Know how to get the most out of mortgaging

Mortgaging is essential to raise money at crucial moments in the game. Follow these guidelines when it comes time to mortgage.

Mortgage single properties first. Try not to mortgage a property from a group where you own 2 or more properties unless you absolutely have to. (You can't build on a color group you own if one of its properties is mortgaged!)

Mortgage single properties to raise cash if it helps you develop a color group up to at least three houses per property, (or hotels on the Light Blues or either Purple group).

When you must decide between mortgaging properties, use this list to prioritize. Try to mortgage:
1st. Colored properties closest to GO
2nd. A Single Utility
3rd. Railroads
4th. The Utilities
(Utilities produce a lot of cash, and you will need cash to unmortgage properties!)
Bear in mind, though, that Illinois, New York, and Boardwalk have higher chances of getting landed on than many of the other properties, with Illinois the highest. Don't mortgage these properties if you can avoid it.
If your opponents develop more expensive color groups, resist the temptation to mortgage heavily to develop a lower-rent color group to your limit, unless you're in an "all-or-nothing" situation late in the game.
Pay off mortgages only if you have developed your completed color groups to at least three houses per property and can afford to unmortgage.
When paying off mortgages, pay them off in the reverse order in which you mortgaged them, unless you can develop a new unmortgaged color group by doing otherwise.

Know how to trade

To make beneficial trades, you need to be familiar with some basic principles.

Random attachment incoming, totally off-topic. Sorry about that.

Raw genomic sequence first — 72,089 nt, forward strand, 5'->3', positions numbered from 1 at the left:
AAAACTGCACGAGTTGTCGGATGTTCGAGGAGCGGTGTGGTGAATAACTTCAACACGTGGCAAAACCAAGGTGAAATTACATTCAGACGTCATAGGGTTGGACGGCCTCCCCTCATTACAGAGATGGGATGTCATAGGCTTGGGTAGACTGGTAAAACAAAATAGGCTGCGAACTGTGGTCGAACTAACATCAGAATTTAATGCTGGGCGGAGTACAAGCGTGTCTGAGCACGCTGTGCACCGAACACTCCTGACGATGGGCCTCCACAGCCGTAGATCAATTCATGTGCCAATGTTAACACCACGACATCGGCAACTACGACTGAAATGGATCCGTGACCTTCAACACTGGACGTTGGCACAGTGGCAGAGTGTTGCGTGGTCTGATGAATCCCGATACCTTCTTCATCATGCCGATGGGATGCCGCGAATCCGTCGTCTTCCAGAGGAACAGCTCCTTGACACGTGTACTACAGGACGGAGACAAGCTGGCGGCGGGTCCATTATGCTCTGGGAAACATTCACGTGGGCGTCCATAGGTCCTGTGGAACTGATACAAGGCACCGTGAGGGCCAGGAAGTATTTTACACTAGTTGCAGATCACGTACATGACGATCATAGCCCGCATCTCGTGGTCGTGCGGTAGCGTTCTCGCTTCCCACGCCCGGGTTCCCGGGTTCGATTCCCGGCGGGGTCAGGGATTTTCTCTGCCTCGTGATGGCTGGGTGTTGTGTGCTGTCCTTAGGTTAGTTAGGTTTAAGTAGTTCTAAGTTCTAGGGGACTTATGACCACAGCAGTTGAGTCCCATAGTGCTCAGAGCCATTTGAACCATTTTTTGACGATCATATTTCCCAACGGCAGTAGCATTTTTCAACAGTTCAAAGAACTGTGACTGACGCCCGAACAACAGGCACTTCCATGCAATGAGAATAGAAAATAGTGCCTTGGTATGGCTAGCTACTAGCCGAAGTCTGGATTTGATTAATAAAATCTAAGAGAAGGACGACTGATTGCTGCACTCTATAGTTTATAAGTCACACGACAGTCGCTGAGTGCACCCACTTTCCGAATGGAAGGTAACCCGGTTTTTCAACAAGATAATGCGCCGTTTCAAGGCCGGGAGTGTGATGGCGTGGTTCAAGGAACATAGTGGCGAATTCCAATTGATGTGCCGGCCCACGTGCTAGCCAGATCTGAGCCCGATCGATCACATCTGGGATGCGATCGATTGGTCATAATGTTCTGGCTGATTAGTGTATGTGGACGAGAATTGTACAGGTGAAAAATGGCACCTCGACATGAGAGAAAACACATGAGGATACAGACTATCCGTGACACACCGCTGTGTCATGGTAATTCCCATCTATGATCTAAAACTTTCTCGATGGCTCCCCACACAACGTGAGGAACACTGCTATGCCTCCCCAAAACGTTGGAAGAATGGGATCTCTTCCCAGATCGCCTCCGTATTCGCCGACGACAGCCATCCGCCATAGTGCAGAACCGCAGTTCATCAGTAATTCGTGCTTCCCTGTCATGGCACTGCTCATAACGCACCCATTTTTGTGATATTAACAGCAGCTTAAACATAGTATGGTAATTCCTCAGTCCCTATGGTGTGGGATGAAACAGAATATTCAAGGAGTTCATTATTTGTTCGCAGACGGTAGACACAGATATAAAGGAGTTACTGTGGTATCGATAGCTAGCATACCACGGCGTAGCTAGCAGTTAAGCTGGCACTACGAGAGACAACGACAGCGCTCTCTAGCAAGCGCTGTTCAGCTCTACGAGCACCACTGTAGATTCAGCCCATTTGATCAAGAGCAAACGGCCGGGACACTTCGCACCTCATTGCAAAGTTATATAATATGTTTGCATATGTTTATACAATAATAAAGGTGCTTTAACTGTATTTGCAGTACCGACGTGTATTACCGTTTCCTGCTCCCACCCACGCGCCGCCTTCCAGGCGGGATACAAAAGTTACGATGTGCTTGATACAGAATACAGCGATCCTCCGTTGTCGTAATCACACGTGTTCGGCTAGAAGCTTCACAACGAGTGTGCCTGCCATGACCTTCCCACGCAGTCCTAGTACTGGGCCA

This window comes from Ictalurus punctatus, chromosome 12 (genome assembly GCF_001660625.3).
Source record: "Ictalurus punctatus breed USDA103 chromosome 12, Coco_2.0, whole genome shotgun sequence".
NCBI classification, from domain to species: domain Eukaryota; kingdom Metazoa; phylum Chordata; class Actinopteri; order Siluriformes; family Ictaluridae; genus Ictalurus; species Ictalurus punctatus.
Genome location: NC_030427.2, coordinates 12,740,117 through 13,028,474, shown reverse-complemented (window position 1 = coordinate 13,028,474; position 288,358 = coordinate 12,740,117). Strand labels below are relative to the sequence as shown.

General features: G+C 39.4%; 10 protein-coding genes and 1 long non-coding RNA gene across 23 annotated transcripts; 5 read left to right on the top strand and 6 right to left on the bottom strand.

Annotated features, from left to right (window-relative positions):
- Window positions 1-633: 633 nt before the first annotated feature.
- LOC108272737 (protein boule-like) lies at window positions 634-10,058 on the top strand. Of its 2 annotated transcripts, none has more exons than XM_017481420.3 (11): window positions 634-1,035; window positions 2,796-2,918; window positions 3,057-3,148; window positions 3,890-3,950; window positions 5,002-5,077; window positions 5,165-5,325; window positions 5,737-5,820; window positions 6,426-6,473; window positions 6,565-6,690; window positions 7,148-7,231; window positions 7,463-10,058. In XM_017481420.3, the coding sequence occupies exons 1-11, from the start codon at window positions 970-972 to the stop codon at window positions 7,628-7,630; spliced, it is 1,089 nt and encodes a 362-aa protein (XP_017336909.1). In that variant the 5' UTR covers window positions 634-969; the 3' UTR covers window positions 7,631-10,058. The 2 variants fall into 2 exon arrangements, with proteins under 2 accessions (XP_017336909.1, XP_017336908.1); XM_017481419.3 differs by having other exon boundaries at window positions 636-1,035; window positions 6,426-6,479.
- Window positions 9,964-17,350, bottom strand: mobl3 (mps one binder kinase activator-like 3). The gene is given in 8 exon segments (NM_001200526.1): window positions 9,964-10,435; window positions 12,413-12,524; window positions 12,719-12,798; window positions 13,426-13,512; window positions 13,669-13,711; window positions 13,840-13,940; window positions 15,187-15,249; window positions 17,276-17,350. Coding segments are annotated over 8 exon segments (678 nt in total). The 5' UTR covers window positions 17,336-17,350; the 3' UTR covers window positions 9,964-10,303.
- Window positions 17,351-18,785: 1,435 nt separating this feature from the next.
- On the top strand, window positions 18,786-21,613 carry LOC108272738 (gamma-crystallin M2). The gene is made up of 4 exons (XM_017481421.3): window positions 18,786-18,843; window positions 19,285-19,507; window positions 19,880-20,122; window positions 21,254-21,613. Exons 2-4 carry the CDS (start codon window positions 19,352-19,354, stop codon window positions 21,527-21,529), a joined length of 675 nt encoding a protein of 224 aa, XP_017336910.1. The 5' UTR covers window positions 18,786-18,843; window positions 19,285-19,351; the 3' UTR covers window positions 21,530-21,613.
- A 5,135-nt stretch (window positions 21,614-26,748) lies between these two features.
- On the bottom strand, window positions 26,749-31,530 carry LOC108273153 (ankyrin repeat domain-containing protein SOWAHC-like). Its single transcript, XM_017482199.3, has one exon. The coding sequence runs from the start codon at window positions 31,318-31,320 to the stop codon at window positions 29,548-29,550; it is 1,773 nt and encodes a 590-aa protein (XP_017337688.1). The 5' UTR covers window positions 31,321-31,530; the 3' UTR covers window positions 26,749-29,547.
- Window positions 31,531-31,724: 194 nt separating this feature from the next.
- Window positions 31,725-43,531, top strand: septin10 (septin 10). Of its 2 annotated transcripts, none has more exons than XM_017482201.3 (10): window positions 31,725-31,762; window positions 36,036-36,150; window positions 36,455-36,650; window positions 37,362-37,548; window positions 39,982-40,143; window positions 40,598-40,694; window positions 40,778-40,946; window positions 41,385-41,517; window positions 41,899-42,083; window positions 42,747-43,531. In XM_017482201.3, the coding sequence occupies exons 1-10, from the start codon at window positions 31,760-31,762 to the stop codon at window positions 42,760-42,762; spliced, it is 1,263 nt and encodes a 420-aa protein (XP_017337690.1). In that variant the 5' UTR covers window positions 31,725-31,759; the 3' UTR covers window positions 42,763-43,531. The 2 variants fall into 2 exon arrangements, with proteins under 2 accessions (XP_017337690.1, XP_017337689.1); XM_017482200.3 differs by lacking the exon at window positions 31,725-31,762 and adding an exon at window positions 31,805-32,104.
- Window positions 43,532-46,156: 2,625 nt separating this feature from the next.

Early in the game, for instance, trade to get low cost, steady income producing properties: namely, the Railroads or Utilities! (Railroads are preferable over Utilities.)
Try to trade for a complete color group that can "dominate" quickly (see the Tip Sheets).
To complete a color group, your best trading material might include the Railroads, the Utilities, or the Dark Purple group, as well as single properties that do not yield an opponent a more dominant color group.
When trading developable properties, try to trade for properties of equal or greater value and those that lie closer to Free Parking.
Use the Property Tip Sheets to determine which color groups to trade for, based on what you can afford to develop, and which groups have a better chance if redeeming your investment.
If you end up with a completed color group whose dominance comes later in the game, don't overextend yourself. The lower-rent color groups are likely to give you trouble if you deplete your cash too early. Be patient until your assets grow.
Trade for cash only if your "gain" is likely to be more than your opponent's. This means that he or she shouldn't be able to afford to develop a completed color group as a result of the trade. You, on the other hand, should be in a position to put the cash to good advantage - by building further or bolstering your cash reserves.
Use common sense. Make a trade only if you're sure it will improve your chances of winning. Don't allow another player to persuade you to trade just for the sake of trading.
When you interest an opponent in a trade, try to let your adversary do most of the suggesting. You may get more than you thought you could. (Nevertheless, if you feel you can show your opponent why a particular trade is worthwhile for both of you, don't hesitate to demonstrate why.) Try to show your opponent why his or her demands are too high if you are unwilling to pay his price.

Know how to conduct yourself as a player (This is the most important principle of all!)
Present yourself as the type of player others won't mind losing to.

Most players don't like losing to:
- browbeaters
- insulters
- know-it-alls
- careless players
- inconsiderate players
Most players don't mind losing to opponents who are...
- diplomatic
- gracious
- knowledgeable
- careful
- considerate

Why is this so important? MONOPOLY usually cannot be won without gaining the cooperation of players in trades and financial settlements. If you don't have a reasonable rapport with your opponents, you'll have a tough time making beneficial trades.
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